“The meeting took place in a big boardroom and there were about 30 or 40 people, including the big news anchors from all the networks,” the other source said.
“Trump kept saying, ‘We’re in a room of liars, the deceitful, dishonest media who got it all wrong.’ He addressed everyone in the room, calling the media dishonest, deceitful liars. He called out Jeff Zucker by name and said everyone at CNN was a liar, and CNN was [a] network of liars,” the source said.
“Trump didn’t say [NBC reporter] Katy Tur by name, but talked about an NBC female correspondent who got it wrong, then he referred to a horrible network correspondent who cried when Hillary lost who hosted a debate — which was Martha Raddatz, who was also in the room.”
I guess it wasn’t enough that CNN paid multiple Trump supporters to defend him against any criticism. Here’s a more staid version of the story from The New York Times. And there’s this one from David Remnick at The New Yorker: Donald Trump Personally Blasts the Press.
First came the obsessive Twitter rants directed at “Hamilton” and “Saturday Night Live.” Then came Monday’s astonishing aria of invective and resentment aimed at the media, delivered in a conference room on the twenty-fifth floor of Trump Tower. In the presence of television executives and anchors, Trump whined about everything from NBC News reporter Katy Tur’s coverage of him to a photograph the news network has used that shows him with a double chin. Why didn’t they use “nicer” pictures?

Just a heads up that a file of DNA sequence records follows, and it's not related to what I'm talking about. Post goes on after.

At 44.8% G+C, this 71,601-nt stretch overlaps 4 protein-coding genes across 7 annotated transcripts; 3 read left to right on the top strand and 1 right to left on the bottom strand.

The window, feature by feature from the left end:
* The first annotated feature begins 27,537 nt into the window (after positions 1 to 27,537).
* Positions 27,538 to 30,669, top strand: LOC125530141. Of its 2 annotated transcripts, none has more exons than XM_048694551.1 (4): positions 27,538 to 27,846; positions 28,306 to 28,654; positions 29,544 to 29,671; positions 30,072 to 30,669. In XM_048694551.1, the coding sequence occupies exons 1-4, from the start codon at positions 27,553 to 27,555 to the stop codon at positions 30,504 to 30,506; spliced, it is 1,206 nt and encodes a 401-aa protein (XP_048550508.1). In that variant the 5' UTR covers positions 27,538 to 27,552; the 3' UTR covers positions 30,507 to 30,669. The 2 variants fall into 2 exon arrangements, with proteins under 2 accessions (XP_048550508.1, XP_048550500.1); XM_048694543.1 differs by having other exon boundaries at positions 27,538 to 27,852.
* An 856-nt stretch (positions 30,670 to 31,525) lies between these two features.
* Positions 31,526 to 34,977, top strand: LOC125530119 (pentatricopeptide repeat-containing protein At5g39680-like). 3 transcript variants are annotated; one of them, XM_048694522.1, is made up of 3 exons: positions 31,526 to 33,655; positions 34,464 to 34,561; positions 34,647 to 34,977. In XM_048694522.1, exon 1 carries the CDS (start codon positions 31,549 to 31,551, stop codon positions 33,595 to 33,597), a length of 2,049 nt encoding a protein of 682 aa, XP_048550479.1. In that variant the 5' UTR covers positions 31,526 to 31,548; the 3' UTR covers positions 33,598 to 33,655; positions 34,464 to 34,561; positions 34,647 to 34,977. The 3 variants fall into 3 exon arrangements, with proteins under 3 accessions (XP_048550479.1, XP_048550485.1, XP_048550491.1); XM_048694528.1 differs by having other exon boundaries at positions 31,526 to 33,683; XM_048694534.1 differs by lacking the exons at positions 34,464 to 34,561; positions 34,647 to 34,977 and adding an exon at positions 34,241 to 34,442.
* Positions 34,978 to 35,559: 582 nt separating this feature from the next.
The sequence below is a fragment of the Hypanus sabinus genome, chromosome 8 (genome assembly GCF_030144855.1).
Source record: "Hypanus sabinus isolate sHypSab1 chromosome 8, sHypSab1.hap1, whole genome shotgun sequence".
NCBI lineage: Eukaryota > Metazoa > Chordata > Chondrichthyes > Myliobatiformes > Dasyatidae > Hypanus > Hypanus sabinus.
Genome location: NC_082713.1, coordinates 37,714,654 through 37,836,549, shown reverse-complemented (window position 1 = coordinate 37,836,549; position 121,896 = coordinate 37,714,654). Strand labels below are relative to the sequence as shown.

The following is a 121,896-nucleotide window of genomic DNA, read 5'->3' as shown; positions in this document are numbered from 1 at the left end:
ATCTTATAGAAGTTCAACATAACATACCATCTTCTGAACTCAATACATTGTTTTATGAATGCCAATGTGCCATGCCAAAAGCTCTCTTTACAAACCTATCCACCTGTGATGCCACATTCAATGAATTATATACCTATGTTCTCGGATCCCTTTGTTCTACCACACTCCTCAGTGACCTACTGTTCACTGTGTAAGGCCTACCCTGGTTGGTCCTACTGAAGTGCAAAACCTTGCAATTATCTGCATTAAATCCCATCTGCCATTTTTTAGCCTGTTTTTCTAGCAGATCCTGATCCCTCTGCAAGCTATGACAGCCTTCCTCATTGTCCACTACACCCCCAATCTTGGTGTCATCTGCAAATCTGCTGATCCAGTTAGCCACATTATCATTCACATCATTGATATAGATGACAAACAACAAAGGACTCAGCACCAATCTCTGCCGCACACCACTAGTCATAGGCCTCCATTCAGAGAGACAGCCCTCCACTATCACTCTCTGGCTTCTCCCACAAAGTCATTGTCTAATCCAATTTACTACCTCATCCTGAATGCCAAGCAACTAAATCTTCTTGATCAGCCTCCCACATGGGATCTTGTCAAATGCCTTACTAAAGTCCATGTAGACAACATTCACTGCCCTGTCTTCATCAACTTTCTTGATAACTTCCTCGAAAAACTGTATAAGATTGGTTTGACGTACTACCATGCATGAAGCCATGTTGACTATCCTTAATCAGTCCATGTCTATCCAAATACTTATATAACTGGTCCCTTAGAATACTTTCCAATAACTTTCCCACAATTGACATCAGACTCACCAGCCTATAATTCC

For more than twenty minutes, Trump railed about “outrageous” and “dishonest” coverage. When he was asked about the sort of “fake news” that now clogs social media, Trump replied that it was the networks that were guilty of spreading fake news. The “worst,” he said, were CNN (“liars!”) and NBC.
This is where we are. The President-elect does not care who knows how unforgiving or vain or distracted he is. This is who he is, and this is who will be running the executive branch of the United States government for four years.
The overall impression of the meeting from the attendees I spoke with was that Trump showed no signs of having been sobered or changed by his elevation to the country’s highest office. Rather, said one, “He is the same kind of blustering, bluffing, blowhard as he was during the campaign.”
Another participant at the meeting said that Trump’s behavior was “totally inappropriate” and “fucking outrageous.” The television people thought that they were being summoned to ask questions; Trump has not held a press conference since late July. Instead, they were subjected to a stream of insults and complaints—and not everyone absorbed it with pleasure.